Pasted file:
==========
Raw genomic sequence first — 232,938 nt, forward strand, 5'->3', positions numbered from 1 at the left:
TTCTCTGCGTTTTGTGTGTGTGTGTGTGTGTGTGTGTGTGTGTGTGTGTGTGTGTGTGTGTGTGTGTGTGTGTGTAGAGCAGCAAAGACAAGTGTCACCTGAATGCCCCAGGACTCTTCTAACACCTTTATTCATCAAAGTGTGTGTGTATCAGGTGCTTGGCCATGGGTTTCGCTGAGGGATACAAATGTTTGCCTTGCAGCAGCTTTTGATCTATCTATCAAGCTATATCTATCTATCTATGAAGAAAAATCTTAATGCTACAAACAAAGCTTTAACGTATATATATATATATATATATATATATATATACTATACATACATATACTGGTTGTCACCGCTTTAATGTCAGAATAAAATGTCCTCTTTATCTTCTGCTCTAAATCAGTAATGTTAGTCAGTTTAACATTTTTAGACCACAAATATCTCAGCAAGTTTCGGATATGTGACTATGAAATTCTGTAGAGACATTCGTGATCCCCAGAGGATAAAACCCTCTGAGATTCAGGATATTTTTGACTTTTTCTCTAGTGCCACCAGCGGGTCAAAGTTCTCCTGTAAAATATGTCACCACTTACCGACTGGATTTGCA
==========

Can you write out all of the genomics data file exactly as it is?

Raw genomic sequence first — 232,938 nt, forward strand, 5'->3', positions numbered from 1 at the left:
TTCTCTGCGTTTTGTGTGTGTGTGTGTGTGTGTGTGTGTGTGTGTGTGTGTGTGTGTGTGTGTGTGTGTGTGTGTAGAGCAGCAAAGACAAGTGTCACCTGAATGCCCCAGGACTCTTCTAACACCTTTATTCATCAAAGTGTGTGTGTATCAGGTGCTTGGCCATGGGTTTCGCTGAGGGATACAAATGTTTGCCTTGCAGCAGCTTTTGATCTATCTATCAAGCTATATCTATCTATCTATGAAGAAAAATCTTAATGCTACAAACAAAGCTTTAACGTATATATATATATATATATATATATATATATACTATACATACATATACTGGTTGTCACCGCTTTAATGTCAGAATAAAATGTCCTCTTTATCTTCTGCTCTAAATCAGTAATGTTAGTCAGTTTAACATTTTTAGACCACAAATATCTCAGCAAGTTTCGGATATGTGACTATGAAATTCTGTAGAGACATTCGTGATCCCCAGAGGATAAAACCCTCTGAGATTCAGGATATTTTTGACTTTTTCTCTAGTGCCACCAGCGGGTCAAAGTTCTCCTGTAAAATATGTCACCACTTACCGACTGGATTTGCA